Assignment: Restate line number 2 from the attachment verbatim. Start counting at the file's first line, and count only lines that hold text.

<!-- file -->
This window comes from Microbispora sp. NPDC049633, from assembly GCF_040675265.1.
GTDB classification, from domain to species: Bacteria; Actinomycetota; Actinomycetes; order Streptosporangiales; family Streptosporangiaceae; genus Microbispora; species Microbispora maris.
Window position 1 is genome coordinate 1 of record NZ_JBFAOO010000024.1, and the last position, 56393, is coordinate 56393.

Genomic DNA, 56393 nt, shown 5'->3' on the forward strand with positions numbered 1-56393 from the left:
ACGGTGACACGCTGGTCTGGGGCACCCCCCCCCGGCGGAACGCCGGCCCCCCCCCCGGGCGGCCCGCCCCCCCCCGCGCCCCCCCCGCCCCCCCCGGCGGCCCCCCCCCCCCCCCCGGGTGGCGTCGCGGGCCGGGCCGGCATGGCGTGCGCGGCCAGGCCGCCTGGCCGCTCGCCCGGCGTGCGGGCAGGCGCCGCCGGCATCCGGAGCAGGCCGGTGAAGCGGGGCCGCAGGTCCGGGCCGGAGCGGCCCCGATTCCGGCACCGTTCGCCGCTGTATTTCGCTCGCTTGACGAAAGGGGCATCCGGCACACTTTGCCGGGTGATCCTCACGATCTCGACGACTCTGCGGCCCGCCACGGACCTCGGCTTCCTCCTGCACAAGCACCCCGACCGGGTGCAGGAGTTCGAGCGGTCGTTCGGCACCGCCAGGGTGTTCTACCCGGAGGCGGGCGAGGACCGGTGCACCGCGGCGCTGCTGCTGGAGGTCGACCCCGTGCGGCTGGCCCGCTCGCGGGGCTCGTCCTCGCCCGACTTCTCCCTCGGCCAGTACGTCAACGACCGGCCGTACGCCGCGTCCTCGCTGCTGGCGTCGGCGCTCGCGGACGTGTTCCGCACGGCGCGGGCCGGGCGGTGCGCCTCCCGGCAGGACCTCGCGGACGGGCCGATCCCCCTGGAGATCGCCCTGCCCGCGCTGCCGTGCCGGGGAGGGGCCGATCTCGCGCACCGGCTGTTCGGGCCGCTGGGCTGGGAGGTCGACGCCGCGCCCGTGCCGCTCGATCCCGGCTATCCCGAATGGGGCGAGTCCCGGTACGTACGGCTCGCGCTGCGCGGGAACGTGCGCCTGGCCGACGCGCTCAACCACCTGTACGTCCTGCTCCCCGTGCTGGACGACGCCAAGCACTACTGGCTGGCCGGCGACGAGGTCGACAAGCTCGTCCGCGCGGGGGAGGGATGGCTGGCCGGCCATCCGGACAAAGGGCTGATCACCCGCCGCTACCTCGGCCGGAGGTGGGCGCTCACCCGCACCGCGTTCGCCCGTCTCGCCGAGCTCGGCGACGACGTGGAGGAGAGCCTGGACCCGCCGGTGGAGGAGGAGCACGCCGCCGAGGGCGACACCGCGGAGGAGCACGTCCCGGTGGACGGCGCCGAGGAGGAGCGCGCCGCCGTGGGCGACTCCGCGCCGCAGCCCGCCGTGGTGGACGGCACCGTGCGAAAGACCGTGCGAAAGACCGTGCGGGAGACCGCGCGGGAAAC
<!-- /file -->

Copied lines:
GTDB classification, from domain to species: Bacteria; Actinomycetota; Actinomycetes; order Streptosporangiales; family Streptosporangiaceae; genus Microbispora; species Microbispora maris.